Pancit Molo is a Filipino soup dish that makes you wonder why it’s called pancit. Pancit refers to noodle dishes, and this dish doesn’t have noodles at all. It uses wonton, soimai or molo wrappers. Not to mention most of the pancit recipes are dry while this pancit molo is a soup.
Pancit Molo is a soup dish composed of a mixture of ground pork wrapped in wonton wrappers, shredded chicken meat, and shrimps. This dish is a well known Filipino dish that resembles the Chinese dish called wanton soup but the finest ingredients and flavor makes this dish stand out.
Today I will give you my version of this dish, I’m sure you will love it.
1 onion, peeled & sliced thinly
2 cloves garlic, peeled & minced
1 tbsp. cooking oil
10 cups homemade broth
1 tbsp. fish sauce
1 pc. green onions, ends trimmed and chopped
1 cloves fried garlic bits
½ tsp. salt to taste
¼ tsp. pepper to taste
For the Homemade Broth:
3 pounds bone-in chicken parts (wings, thighs)
12-13 cups boiling water
1 onion, peeled & chopped
4 cloves garlic, peeled & minced
1 tsp. pepper corns
1 tbsp. cooking oil
2 pcs. bay leaves
1 tbsp. salt to taste
For the Wontons:
2 pounds ground pork
1 pack (30 pcs.) wonton wrappers
1 small carrot, peeled and shredded
1 tbsp. soy sauce
½ cup green onions, finely chopped
½ cup water chestnuts, finely chopped
3 cloves garlic, peeled and minced
2 tsp. salt to taste
1 tsp. pepper to taste
For the Homemade Broth:
Heat oil in a deep pot over medium heat then add onions and garlic and cook until limp and aromatic.
Add chicken and cook, stirring occasionally, for about 4 to 7 minutes or until chicken changes color. Lower heat, cover, and cook for about 17 to 20 minutes or until chicken releases its juices.
Raise heat to high and add boiling water.
Add bay leaves and peppercorns, season with salt.
Lower heat and return to simmer for another 10 to 15 minutes or until chicken is cooked through.
With a slotted spoon, remove chicken pieces from broth.
Allow to cool to touch. Remove meat from bones and shred.
Set aside chicken meat and keep warm. Break bones to expose marrow and return to pot.
Continue to cook at barely a simmer, uncovered, for about 1-1/2 to 2 hours or until liquid is reduced and concentrated. Using a cheesecloth, strain stock to remove bones and aromatics.
For the Wontons:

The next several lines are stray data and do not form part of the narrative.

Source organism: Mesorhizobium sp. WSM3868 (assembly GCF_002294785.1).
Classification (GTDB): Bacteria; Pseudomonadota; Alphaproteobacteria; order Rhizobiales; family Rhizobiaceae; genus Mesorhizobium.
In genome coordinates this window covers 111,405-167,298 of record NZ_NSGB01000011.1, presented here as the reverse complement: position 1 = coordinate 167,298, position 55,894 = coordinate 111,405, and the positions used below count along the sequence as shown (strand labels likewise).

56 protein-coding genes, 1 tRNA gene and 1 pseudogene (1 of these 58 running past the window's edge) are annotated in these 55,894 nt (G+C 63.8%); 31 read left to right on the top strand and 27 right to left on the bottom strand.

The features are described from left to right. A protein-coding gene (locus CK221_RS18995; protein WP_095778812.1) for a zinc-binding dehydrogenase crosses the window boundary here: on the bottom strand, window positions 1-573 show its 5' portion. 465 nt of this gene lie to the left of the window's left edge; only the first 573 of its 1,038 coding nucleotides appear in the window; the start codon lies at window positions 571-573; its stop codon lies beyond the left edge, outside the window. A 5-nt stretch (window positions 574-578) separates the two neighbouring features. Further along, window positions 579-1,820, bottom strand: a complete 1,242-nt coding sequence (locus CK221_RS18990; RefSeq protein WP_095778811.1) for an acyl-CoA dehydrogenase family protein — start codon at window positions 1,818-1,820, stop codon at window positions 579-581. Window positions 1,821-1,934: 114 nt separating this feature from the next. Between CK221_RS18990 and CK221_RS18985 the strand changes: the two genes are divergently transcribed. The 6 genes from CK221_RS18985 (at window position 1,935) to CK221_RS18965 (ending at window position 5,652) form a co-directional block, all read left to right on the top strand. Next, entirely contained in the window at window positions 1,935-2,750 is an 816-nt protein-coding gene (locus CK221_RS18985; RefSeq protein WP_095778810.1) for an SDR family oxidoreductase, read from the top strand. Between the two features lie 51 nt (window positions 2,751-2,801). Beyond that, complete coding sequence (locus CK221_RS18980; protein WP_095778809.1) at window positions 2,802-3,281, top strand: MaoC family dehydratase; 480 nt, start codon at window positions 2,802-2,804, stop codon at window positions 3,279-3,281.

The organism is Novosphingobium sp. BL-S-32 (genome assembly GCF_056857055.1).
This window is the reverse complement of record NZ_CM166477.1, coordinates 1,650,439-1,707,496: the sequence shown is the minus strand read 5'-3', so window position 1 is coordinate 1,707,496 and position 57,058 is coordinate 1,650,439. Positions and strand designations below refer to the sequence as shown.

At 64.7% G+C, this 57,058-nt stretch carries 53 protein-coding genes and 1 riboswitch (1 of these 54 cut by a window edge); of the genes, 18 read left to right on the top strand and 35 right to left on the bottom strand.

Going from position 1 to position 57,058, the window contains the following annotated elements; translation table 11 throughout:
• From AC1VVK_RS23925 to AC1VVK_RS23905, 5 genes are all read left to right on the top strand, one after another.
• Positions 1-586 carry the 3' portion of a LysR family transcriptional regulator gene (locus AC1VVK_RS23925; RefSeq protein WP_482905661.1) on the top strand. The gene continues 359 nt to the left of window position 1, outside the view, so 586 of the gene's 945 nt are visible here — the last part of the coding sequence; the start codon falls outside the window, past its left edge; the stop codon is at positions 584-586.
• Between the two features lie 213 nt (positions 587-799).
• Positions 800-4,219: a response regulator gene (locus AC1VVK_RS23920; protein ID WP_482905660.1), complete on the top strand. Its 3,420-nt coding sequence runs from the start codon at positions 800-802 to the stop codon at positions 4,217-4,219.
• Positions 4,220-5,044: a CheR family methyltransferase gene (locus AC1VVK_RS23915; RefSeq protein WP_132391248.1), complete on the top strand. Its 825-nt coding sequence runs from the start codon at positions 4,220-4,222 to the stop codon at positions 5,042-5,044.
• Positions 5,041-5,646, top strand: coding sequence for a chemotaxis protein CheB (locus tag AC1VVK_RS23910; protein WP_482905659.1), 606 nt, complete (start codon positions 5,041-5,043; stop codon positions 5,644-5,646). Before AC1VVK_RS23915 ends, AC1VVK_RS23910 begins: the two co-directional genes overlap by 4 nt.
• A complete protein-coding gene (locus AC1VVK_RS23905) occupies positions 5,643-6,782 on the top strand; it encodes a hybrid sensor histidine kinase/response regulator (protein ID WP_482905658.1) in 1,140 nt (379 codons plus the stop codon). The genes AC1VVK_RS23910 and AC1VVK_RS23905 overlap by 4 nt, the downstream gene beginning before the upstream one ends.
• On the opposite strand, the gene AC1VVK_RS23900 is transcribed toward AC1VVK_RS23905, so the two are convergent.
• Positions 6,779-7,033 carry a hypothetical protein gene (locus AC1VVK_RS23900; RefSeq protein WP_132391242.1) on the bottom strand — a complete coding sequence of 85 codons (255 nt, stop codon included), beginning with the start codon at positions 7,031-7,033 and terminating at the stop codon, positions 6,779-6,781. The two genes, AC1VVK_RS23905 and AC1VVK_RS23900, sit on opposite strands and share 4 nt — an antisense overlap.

In a bowl, combine ground pork, water chestnuts, green onions, soy sauce, carrots, garlic, salt and pepper. Gently stir until well-distributed.
Separate wrappers into individual sheets. Spoon a heaping tablespoonful of meat mixture on middle of wrapper and then gather sides to form a cup around mixture.
For the Final Pancit Molo:
Heat oil in a pot over medium heat.
Then Add onions and garlic and cook until aromatic.
Add broth and bring to a simmer.
Add fish sauce and cook for about 1 to 2 minutes then season with salt and pepper.
Add wontons and cook for about 8 to 10 minutes or until cooked through.
Add chicken and cook for about 2 to 3 minutes or until heated through.
Divide wontons, shredded chicken and broth into serving bowls.
Who says Halloween is just for kids? After the kids have returned from Trick-or-Treating and they’ve wound down for the night put them to bed it’s time for some adult fun.
Whip up some adult treats ahead of time, hide them from the kids, and take them out for a bit of spooky fun with your friends, or snuggle up with your significant other for drinks and nibbles as you watch a scary movie.
Here are a few recipes for Halloween treats and drinks for adults.
The Blackbeard cocktail from Honestly YUM is made with chocolate stout. It looks lethally YUMMY!
Now that Halloween is behind us it’s time to think about the holidays ahead. I always feel that Halloween kicks off the holiday season, it does it my house. Once trick or treating is done and the Halloween decor has been put away I turn my attention to planning our Thanksgiving dinner and getting ready for Christmas. It’s a very busy time for me!